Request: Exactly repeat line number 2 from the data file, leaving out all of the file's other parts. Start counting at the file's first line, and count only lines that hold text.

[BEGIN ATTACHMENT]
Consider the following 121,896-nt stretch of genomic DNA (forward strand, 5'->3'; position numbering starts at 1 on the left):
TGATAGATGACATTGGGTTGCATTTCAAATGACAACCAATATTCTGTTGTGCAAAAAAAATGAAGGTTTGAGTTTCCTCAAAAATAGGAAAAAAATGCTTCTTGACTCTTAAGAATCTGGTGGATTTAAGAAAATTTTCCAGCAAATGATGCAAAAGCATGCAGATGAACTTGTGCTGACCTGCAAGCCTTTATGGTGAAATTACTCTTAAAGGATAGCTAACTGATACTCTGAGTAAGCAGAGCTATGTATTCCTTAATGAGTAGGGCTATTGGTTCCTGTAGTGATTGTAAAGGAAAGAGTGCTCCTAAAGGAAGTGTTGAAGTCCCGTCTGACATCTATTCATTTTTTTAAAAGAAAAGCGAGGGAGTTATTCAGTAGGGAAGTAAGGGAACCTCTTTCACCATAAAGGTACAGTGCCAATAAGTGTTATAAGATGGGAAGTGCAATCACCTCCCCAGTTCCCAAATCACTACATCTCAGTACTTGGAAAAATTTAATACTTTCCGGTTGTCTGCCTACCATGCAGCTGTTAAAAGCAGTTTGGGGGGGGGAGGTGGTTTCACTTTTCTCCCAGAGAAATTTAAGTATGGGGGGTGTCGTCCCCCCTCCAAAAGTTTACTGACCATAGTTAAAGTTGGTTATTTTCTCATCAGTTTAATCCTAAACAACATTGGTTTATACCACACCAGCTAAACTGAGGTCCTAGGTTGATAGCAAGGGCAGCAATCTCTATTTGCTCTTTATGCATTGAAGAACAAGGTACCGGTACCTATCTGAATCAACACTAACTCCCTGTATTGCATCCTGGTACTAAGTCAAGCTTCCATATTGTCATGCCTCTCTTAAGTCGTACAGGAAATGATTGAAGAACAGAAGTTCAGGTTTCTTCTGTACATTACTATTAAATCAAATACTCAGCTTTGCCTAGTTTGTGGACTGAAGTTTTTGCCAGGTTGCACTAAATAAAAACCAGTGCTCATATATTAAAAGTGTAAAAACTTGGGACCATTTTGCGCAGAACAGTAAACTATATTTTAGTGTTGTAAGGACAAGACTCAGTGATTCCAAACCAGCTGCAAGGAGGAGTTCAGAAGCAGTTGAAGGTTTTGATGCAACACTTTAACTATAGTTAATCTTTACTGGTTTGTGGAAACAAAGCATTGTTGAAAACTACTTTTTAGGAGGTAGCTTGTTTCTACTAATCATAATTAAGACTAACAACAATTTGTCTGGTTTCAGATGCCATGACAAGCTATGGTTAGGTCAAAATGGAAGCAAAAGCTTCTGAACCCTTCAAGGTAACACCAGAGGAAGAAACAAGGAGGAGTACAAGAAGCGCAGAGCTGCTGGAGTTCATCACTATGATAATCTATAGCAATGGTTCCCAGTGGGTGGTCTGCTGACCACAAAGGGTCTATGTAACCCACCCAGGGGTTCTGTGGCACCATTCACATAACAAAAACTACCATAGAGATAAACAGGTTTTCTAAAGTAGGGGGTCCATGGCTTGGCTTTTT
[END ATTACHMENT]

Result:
TGATAGATGACATTGGGTTGCATTTCAAATGACAACCAATATTCTGTTGTGCAAAAAAAATGAAGGTTTGAGTTTCCTCAAAAATAGGAAAAAAATGCTTCTTGACTCTTAAGAATCTGGTGGATTTAAGAAAATTTTCCAGCAAATGATGCAAAAGCATGCAGATGAACTTGTGCTGACCTGCAAGCCTTTATGGTGAAATTACTCTTAAAGGATAGCTAACTGATACTCTGAGTAAGCAGAGCTATGTATTCCTTAATGAGTAGGGCTATTGGTTCCTGTAGTGATTGTAAAGGAAAGAGTGCTCCTAAAGGAAGTGTTGAAGTCCCGTCTGACATCTATTCATTTTTTTAAAAGAAAAGCGAGGGAGTTATTCAGTAGGGAAGTAAGGGAACCTCTTTCACCATAAAGGTACAGTGCCAATAAGTGTTATAAGATGGGAAGTGCAATCACCTCCCCAGTTCCCAAATCACTACATCTCAGTACTTGGAAAAATTTAATACTTTCCGGTTGTCTGCCTACCATGCAGCTGTTAAAAGCAGTTTGGGGGGGGGAGGTGGTTTCACTTTTCTCCCAGAGAAATTTAAGTATGGGGGGTGTCGTCCCCCCTCCAAAAGTTTACTGACCATAGTTAAAGTTGGTTATTTTCTCATCAGTTTAATCCTAAACAACATTGGTTTATACCACACCAGCTAAACTGAGGTCCTAGGTTGATAGCAAGGGCAGCAATCTCTATTTGCTCTTTATGCATTGAAGAACAAGGTACCGGTACCTATCTGAATCAACACTAACTCCCTGTATTGCATCCTGGTACTAAGTCAAGCTTCCATATTGTCATGCCTCTCTTAAGTCGTACAGGAAATGATTGAAGAACAGAAGTTCAGGTTTCTTCTGTACATTACTATTAAATCAAATACTCAGCTTTGCCTAGTTTGTGGACTGAAGTTTTTGCCAGGTTGCACTAAATAAAAACCAGTGCTCATATATTAAAAGTGTAAAAACTTGGGACCATTTTGCGCAGAACAGTAAACTATATTTTAGTGTTGTAAGGACAAGACTCAGTGATTCCAAACCAGCTGCAAGGAGGAGTTCAGAAGCAGTTGAAGGTTTTGATGCAACACTTTAACTATAGTTAATCTTTACTGGTTTGTGGAAACAAAGCATTGTTGAAAACTACTTTTTAGGAGGTAGCTTGTTTCTACTAATCATAATTAAGACTAACAACAATTTGTCTGGTTTCAGATGCCATGACAAGCTATGGTTAGGTCAAAATGGAAGCAAAAGCTTCTGAACCCTTCAAGGTAACACCAGAGGAAGAAACAAGGAGGAGTACAAGAAGCGCAGAGCTGCTGGAGTTCATCACTATGATAATCTATAGCAATGGTTCCCAGTGGGTGGTCTGCTGACCACAAAGGGTCTATGTAACCCACCCAGGGGTTCTGTGGCACCATTCACATAACAAAAACTACCATAGAGATAAACAGGTTTTCTAAAGTAGGGGGTCCATGGCTTGGCTTTTT